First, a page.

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The Royal Berkshire and Battle Hospitals

Marshall Barr

14 September 2010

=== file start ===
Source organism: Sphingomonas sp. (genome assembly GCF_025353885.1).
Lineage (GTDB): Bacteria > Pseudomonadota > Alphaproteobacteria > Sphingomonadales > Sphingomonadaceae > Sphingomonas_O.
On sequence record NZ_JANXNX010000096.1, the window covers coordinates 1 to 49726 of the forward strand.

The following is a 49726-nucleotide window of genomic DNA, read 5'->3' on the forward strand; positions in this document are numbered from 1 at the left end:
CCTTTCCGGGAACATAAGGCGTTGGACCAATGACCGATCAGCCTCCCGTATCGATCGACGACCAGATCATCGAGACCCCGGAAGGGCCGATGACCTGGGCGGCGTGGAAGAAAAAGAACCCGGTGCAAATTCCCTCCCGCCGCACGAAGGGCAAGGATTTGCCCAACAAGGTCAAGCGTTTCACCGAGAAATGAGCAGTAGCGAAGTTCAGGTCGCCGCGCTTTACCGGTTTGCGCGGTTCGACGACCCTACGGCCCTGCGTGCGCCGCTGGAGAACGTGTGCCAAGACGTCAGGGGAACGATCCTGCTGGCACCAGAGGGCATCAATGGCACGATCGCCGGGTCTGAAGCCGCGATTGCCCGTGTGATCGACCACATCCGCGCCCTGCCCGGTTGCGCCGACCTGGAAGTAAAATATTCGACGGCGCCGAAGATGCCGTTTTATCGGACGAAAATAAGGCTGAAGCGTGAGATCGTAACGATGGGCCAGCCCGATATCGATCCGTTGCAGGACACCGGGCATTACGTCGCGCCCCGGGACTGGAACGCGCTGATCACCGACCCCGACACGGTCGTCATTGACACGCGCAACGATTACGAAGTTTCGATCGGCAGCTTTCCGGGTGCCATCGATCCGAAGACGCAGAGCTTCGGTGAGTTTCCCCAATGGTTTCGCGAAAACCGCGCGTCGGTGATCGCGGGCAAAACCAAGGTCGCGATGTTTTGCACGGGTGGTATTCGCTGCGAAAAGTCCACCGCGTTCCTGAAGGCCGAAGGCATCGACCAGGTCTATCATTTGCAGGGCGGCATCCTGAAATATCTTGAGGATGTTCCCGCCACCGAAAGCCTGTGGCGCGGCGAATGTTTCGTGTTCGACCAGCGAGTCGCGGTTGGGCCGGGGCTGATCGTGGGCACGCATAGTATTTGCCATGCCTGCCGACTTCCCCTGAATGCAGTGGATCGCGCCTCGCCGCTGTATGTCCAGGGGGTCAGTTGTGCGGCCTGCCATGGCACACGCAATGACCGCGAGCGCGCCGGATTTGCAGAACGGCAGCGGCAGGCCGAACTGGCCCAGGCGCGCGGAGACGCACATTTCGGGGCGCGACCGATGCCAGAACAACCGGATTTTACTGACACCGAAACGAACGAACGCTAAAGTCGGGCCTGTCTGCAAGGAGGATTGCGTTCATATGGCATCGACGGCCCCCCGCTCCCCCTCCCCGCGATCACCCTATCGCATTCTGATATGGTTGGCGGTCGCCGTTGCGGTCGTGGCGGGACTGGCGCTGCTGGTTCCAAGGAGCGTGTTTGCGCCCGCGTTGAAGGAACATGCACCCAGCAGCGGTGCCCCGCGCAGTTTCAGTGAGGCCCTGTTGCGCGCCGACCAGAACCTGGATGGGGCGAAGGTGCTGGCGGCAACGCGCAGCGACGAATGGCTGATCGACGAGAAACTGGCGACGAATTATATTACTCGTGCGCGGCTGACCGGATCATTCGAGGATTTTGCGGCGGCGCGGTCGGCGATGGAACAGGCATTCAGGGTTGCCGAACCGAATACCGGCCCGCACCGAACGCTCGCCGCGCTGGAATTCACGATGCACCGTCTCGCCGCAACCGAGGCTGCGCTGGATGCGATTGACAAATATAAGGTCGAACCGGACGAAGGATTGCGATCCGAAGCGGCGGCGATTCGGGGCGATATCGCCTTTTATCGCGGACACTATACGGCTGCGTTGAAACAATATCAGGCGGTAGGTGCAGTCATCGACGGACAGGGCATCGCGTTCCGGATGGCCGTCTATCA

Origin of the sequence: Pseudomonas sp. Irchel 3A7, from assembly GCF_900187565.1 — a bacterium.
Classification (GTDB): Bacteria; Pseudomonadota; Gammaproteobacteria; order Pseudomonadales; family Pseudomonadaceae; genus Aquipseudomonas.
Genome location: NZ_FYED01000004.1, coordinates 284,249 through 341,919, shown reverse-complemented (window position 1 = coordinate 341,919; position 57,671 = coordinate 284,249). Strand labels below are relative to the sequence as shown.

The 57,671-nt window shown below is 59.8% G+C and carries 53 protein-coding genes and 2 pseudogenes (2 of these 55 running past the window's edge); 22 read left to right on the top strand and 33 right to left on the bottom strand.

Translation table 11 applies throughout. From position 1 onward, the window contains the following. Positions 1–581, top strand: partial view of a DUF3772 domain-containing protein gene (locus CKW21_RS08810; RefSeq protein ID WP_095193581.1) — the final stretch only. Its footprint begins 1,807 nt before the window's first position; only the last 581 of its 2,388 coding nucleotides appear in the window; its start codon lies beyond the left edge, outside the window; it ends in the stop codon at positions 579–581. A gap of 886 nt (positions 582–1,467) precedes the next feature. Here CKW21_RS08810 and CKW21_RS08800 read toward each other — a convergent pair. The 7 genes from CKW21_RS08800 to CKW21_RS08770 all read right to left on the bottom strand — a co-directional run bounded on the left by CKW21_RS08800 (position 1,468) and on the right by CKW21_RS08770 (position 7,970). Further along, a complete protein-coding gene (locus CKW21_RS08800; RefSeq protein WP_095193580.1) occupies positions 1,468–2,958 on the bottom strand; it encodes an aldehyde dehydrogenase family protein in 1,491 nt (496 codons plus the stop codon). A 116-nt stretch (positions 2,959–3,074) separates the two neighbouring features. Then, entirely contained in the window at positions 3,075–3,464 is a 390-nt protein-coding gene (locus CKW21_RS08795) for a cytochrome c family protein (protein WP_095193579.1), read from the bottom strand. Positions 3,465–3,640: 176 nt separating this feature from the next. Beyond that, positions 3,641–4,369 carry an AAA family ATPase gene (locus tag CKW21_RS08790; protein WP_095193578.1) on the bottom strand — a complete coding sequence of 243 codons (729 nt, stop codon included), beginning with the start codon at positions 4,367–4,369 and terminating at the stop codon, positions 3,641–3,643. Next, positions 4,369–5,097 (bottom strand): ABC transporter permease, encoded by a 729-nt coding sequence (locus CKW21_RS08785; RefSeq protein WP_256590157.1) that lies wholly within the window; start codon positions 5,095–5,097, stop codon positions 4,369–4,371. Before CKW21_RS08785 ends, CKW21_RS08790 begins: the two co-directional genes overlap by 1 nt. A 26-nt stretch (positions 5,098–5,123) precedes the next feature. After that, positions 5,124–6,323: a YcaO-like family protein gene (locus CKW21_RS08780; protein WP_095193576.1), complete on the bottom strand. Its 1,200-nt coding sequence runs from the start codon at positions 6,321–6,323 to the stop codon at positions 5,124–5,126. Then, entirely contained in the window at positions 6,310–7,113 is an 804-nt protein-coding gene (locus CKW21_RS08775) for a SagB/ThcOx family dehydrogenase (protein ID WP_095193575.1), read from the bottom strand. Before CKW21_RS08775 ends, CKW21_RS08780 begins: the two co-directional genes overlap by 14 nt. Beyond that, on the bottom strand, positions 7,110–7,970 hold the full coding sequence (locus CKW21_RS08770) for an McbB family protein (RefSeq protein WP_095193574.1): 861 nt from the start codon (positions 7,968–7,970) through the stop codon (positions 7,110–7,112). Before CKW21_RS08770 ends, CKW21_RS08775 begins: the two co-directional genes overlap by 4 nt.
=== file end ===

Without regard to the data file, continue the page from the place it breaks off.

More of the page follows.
In September, the had a most interesting talk by Dr Marshall Barr - chairman of the Berkshire Medical Heritage Centre - on the history of the Royal Berkshire Hospital and Battle Hospital. The Royal Berkshire Hospital had been founded in 1839, and got its royal patronage from William IV. The king died during the time of the construction, and so the RBH was the last place built to have his crest added to it. At that time, it was a voluntary hospital - the medical staff gave their services for free, and patients were admitted without payment, but (except in a genuine emergency) had to be recommended by a subscriber, who would give them an 'admission ticket'. The accounts for the first year show the matron was paid 30, a house surgeon 60, but the 2950 leeches used cost 27, whilst the 2000 gallons of beer used cost 91 (beer was safer to drink than the water supply). The original building housed 50 beds, but more wards were added in the 1850s, and the side wings in the 1860s. Meanwhile, the original buildings at Battle Hospital were put up - the Oxford Road Union workhouse, and a totally separate infirmary behind that, with a fever hospital in another building further back. Most of the site was farmland, worked by the able bodied poor. Big expansion followed in the 1890s, with new wards either side of an orthopaedic operating theatre, and another building (later to become the chest clinic) as tramp wards, for vagrants. Vagrants with no money could spend the night there - but had to work for it, the site including a 'vagrant stone breaking yard'. Further big development of the hospital provision came in 1911 with the addition of a new block for the aged and infirm (quite separate from the workhouse), and an operating theatre. At the RBH, Florence Nightingale had advised on the provision of a proper nursing service in the 1870s, and the hospital found that it could add to its income by training nurses who were then sent out to treat the 'great and the good' of the county (who were normally treated at home - the poor at the workhouse, and the RBH for those who were neither poor nor wealthy). Further buildings were added to the RBH site - including a nurses block, an out-patients building, to which was added a library for use both by the hospital doctors and the doctors of the town. A new operating theatre followed in 1895, which in 1928 became the ear nose and throat theatre (remaining such until 2 or 3 years ago). Further development saw the addition of a children's ward and opthalmic services in 1911. The military authorities took over the whole Oxford Road site in World War 1, occupying both the former workhouse and infirmary as Reading War Hospital No1. Here a local surgeon, Leonard Joyce, joined the team tending a steady flow of wounded soldiers returned from the trenches. The RBH also made 100 beds available to the military at that time - but when a meningitis epidemic struck, the patients were isolated under tents in the grounds. After the war, Battle Infirmary came into being, run by Reading Council. The site still catered for the poor in addition to the sick - the large laundry being staffed by lady pauper inmates. In 1926 a nurses home was built on the RBH site. In 1931, Douglas Bader was treated at the RBH after his flying accident - Leonard Joyce being the surgeon. The hospital was granted its coat of arms in 1937 - the same year as the system of 'recommendation' was formally stopped (although in practice it had not been used for some time). Also in the 1930s, Lord Nuffield gave the money to build a new women's and children's block. The hospital, fortunately, did not suffer damage during WW2, and by 1947 the 50 bed hospital of 1839 had grown to one of 413 beds. With the coming of the National Health Service, it was decided that Battle and the RBH would constitute one general district hospital - most of the acute medicine and surgery being at the RBH site. A maternity unit was added at Battle in 1952, and in 1972 the largest expansion at Battle took place, with the building of the Abbey Block - which brought various acute specialisms, such as urology and respiratory medicine, to Battle. The RBH site seemed to have no space for further growth, but by the 1990s the system of 2 hospitals 2 miles apart was not working, and involved duplication of services such as x-ray. It was decided the best plan was for a single district hospital on one or other site, or a 'green field' site south of the M4. 95% of those consulted favoured a new site - but the limited budget led to the decision to concentrate everything on the RBH site - although smaller, it already housed most of the expensive equipment and was considered to have better access. The new Battle block, therefore replaced the Nuffield block, Greenlands and the nurses home.In 1998, the Berkshire Medical Heritage Centre was formed, in the old laundry at the RBH. Including items from several local hospitals that had closed, and with funding from the Heritage Lottery Fund, the volunteer run museum has a collection of medical, nursing and pharmaceutical equipment etc. It is open from 2 - 4.30pm on the 1st and 3rd Sunday each month - for details see where you can find�some of the images Marshall Barr used in his presentation.

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